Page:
I would like to use 5.1 and SP/DIF output, and I do have a PCIe x4
empty at the moment. A Sound Blaster X-Fi Xtreme Audio might do the
trick. Creative does not seem to support Linux but if I read you
right, it works well with Linux?

Optical audio is a funny thing.  I think it allows a sound device to add
it at nearly zero computational cost---audio gets encoded to AC3 or DTS
or whatever by the computer and piped out of a "dumb" port where the
receiver goes on to do all the fun DAC work.  As a result, pretty much
all of the ultra cheap USB devices support toslink, usually through a
micro(?) SPDIF output combined into the 1/8" jack, the same way Apple's
computers have for a good while now.

I've used the optical connection on the X-Fi though, and know it works
well... at least in Windows. ;). If you're considering buying it and
need me to run a test on something, just drop me a line and I'll do what
I can for you.  ...and if you'd like me to reaffirm, it /does/ work on
Linux by virtue of being a USB audio device.  It's got some special
features and a big knob on it and stuff but I can't say whether those
would ever work in Linux; not that you'd need them of course!

There is still the option of emulating a soundcard via Xen, but I find
it hard to find any documentation on the requirements of the dom0. I
suppose it need alsa installed? It is possible to emulate a 5.1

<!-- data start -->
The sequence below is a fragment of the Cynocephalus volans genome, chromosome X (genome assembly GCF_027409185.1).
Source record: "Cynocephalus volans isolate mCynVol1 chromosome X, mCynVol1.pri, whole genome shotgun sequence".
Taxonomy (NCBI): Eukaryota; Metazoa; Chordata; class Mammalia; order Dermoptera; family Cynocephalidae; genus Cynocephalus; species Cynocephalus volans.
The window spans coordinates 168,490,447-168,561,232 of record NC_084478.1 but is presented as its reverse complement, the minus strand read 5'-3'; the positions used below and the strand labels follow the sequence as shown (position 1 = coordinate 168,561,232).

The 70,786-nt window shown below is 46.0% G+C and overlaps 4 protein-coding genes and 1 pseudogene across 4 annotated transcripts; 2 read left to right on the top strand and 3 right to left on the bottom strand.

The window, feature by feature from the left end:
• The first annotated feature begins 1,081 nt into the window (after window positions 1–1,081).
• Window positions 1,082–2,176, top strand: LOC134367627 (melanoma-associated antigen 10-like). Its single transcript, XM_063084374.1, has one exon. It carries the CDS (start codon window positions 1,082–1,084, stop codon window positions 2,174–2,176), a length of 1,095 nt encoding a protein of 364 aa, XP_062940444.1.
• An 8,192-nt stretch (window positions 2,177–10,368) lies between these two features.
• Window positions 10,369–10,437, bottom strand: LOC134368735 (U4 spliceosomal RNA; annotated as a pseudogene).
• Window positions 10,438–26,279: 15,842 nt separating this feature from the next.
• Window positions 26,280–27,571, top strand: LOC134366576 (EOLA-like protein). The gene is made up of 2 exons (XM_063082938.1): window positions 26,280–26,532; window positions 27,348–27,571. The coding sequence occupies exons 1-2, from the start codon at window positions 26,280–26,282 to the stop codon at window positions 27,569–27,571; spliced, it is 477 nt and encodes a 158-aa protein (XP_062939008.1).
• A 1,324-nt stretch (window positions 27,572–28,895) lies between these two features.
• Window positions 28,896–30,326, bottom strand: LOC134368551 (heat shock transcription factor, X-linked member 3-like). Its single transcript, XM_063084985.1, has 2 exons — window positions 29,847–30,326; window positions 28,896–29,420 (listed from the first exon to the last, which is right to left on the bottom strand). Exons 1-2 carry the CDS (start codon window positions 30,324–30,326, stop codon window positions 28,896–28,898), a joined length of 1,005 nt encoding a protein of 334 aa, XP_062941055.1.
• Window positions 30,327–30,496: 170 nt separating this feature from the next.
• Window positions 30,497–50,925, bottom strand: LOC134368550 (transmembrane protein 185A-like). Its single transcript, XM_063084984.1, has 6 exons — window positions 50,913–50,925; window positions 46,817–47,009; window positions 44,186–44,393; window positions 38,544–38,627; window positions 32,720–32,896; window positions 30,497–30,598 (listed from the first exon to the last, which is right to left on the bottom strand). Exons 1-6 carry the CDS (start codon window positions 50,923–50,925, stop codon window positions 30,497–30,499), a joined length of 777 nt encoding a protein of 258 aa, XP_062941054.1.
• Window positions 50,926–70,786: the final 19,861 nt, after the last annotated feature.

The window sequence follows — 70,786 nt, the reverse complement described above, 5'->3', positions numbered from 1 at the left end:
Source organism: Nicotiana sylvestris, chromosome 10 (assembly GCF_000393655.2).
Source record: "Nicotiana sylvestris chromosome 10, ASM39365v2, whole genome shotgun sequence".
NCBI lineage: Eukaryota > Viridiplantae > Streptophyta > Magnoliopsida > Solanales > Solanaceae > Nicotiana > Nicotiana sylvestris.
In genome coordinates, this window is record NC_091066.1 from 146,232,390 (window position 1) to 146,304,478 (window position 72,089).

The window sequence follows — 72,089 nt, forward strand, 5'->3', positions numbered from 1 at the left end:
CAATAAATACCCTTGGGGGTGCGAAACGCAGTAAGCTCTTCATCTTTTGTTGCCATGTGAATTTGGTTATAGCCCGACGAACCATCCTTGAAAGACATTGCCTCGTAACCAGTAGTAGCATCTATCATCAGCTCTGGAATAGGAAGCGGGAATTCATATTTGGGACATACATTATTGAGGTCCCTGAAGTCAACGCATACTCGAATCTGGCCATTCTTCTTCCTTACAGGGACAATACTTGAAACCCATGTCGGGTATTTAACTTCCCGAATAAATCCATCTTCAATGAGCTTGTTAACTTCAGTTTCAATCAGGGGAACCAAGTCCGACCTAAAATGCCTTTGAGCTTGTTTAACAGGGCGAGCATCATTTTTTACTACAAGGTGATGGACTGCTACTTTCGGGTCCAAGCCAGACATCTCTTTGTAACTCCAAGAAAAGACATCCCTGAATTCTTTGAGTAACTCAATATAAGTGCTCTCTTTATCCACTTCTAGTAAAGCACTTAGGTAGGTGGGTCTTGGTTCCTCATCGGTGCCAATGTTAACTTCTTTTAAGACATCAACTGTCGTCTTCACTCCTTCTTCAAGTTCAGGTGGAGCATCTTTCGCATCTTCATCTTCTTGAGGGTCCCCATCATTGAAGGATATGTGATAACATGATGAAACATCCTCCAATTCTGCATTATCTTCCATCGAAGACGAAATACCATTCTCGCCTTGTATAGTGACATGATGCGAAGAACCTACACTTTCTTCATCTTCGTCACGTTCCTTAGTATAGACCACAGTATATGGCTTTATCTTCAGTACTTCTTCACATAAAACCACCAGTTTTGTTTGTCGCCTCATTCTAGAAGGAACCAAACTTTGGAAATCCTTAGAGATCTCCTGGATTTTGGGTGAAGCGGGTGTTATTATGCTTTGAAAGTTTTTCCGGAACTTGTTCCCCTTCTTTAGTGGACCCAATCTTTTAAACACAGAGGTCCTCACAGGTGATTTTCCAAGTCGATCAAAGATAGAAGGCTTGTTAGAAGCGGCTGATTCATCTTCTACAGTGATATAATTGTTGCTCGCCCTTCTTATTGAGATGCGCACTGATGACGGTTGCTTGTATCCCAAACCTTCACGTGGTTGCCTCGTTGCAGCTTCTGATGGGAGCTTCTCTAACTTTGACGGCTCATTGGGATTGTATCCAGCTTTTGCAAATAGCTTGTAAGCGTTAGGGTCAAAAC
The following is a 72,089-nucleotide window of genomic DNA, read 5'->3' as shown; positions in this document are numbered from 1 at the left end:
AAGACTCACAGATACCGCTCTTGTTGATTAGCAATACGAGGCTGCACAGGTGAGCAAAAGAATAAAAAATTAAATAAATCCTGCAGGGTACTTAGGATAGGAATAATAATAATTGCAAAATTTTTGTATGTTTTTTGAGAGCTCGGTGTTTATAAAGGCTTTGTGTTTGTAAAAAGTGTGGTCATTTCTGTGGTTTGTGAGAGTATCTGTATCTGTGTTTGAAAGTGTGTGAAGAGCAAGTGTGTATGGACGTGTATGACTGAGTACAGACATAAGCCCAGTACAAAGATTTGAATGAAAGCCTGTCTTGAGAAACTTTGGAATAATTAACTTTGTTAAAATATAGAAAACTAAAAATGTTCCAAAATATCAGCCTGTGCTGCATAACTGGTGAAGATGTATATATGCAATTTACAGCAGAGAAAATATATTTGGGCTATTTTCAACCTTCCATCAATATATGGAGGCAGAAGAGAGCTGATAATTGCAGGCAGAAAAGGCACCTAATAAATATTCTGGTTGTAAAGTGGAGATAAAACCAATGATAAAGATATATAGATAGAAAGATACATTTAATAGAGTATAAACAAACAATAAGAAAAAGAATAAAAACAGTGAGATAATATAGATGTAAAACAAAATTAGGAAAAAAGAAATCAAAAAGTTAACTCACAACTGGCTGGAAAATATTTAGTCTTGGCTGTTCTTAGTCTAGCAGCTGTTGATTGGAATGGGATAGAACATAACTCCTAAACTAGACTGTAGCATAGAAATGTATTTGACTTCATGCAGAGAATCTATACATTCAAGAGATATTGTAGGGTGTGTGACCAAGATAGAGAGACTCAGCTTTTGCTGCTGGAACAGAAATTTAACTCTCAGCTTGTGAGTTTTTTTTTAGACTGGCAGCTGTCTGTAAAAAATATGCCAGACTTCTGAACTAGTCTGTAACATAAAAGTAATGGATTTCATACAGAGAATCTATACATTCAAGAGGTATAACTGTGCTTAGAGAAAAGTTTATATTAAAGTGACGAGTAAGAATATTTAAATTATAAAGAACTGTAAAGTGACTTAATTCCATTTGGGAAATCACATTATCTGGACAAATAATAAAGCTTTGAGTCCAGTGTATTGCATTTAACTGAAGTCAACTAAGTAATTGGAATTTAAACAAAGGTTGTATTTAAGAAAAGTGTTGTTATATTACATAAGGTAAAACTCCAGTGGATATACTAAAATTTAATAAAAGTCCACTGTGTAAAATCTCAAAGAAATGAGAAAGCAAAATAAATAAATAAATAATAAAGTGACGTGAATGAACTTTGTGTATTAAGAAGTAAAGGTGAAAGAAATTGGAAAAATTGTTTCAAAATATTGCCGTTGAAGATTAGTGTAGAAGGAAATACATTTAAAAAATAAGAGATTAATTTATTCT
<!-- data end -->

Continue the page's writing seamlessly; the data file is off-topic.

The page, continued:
soundcard? Could you point me to more documentation?

No clue on that one.  The list tends to be pretty quiet on the weekend
so I figured I'd try to give you a solution that'd work before Monday
afternoon ;)

Regarding your remark about PCI being hit or miss: How can I check
whether the onboard device is a PCI (or behind a PCIe-PCI bridge)?

OH yes.  If I'm not mistaken, devices are in BDF notation, which
literally works like: [domain:]bus:device.function

Domain tends to be omitted a lot, as its nearly always "0000" in these
situations.  Anyway, if you do "lspci -vtQ" you'll get a hierarchical
layout of the devices on your pci bus, or just "lspci -vQ" for an easy
to read list.  Back to BDF notation, remember bus:device.function?  PCIe
devices are always(?) device 0 on their own buses.  They sometimes have
multiple functions, like .0 and .1, but the device will be "device 0" on
a uniquely numbered bus---find your Radeon in the list and you'll see it
has two functions coming from device 0, but there will be no device 1 on
the same bus.

A PCI device on the other hand is often sitting alongside other devices
on the same bus, and if we look back at your sound device, "00:1b.0,"
you can see we have bus 0, device 1b, function 0. Since it's not device